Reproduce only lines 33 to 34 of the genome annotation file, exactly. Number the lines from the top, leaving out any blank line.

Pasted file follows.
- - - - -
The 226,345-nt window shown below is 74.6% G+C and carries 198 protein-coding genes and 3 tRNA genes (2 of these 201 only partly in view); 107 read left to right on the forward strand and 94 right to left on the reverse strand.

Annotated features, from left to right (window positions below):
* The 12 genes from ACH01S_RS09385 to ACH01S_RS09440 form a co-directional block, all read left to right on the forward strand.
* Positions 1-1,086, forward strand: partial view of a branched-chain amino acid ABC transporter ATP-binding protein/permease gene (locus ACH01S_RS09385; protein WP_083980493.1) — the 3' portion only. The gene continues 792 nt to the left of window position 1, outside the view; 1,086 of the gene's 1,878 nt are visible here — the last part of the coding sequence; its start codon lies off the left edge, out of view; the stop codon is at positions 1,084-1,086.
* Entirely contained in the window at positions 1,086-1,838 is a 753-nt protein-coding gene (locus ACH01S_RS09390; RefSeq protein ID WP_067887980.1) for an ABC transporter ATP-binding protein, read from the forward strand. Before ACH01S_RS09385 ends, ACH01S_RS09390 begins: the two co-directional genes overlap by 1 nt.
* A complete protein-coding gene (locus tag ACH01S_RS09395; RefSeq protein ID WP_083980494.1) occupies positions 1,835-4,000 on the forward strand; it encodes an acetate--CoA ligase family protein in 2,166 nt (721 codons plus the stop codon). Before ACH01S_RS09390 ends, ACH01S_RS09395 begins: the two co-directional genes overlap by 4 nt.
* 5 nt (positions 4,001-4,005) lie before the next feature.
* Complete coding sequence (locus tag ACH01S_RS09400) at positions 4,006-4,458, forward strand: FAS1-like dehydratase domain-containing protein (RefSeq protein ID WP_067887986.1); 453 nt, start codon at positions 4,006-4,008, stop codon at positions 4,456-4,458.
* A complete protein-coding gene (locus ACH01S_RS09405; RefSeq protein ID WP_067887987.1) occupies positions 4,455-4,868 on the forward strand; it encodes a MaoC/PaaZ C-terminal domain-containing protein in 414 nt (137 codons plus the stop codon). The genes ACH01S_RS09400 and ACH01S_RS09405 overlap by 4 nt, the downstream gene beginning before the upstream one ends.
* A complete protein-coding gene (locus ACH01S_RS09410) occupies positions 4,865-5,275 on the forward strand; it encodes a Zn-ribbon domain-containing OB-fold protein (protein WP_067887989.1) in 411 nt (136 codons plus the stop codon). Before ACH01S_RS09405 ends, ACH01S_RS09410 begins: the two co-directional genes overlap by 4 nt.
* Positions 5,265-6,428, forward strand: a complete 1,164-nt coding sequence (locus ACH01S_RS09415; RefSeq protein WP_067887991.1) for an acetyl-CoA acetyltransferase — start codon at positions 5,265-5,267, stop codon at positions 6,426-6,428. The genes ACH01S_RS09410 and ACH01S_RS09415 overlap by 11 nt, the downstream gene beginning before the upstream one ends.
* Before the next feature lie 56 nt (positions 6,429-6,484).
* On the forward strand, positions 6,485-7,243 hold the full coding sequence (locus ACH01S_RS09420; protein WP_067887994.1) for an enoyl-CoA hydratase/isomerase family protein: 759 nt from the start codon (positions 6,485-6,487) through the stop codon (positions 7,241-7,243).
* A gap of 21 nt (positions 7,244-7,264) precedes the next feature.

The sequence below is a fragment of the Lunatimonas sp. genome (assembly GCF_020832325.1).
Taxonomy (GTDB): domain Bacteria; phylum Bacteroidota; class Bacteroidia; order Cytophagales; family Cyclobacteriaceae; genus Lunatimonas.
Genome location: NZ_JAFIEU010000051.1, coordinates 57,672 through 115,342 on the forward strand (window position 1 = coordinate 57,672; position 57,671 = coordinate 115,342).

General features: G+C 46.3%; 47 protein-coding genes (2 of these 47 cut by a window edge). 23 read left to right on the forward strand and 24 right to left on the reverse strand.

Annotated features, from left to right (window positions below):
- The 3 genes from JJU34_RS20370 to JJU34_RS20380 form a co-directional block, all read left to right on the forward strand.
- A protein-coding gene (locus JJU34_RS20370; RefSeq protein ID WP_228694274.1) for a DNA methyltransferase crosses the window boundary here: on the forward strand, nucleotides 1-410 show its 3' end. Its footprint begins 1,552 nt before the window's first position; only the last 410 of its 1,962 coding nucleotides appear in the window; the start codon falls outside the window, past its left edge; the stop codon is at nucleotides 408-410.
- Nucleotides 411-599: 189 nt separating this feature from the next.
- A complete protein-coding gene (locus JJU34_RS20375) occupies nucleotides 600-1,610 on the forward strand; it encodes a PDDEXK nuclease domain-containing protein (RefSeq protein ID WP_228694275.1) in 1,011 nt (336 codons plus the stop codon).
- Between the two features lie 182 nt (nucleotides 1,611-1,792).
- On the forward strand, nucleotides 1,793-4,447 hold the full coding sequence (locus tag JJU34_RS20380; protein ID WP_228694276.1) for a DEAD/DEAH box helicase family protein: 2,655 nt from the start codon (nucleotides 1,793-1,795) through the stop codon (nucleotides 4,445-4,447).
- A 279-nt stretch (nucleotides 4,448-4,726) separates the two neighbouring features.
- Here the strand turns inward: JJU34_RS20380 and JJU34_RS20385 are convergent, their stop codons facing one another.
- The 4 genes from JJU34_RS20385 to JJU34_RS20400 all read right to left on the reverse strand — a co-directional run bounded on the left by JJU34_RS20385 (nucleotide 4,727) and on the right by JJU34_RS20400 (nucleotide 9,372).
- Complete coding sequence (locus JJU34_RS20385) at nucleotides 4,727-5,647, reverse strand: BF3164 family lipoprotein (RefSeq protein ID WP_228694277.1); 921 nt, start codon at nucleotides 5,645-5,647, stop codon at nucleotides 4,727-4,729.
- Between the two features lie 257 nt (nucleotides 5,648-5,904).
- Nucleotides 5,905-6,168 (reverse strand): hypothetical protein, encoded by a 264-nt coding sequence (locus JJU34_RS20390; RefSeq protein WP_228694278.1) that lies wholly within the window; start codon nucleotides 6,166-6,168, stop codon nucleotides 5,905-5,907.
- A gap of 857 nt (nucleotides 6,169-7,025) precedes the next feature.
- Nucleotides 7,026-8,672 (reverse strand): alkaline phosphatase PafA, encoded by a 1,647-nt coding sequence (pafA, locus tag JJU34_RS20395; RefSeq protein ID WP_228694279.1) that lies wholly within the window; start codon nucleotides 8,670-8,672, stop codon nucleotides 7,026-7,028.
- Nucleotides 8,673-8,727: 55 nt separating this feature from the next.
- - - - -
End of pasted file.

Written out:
- Nucleotides 7,026-8,672 (reverse strand): alkaline phosphatase PafA, encoded by a 1,647-nt coding sequence (pafA, locus tag JJU34_RS20395; RefSeq protein ID WP_228694279.1) that lies wholly within the window; start codon nucleotides 8,670-8,672, stop codon nucleotides 7,026-7,028.
- Nucleotides 8,673-8,727: 55 nt separating this feature from the next.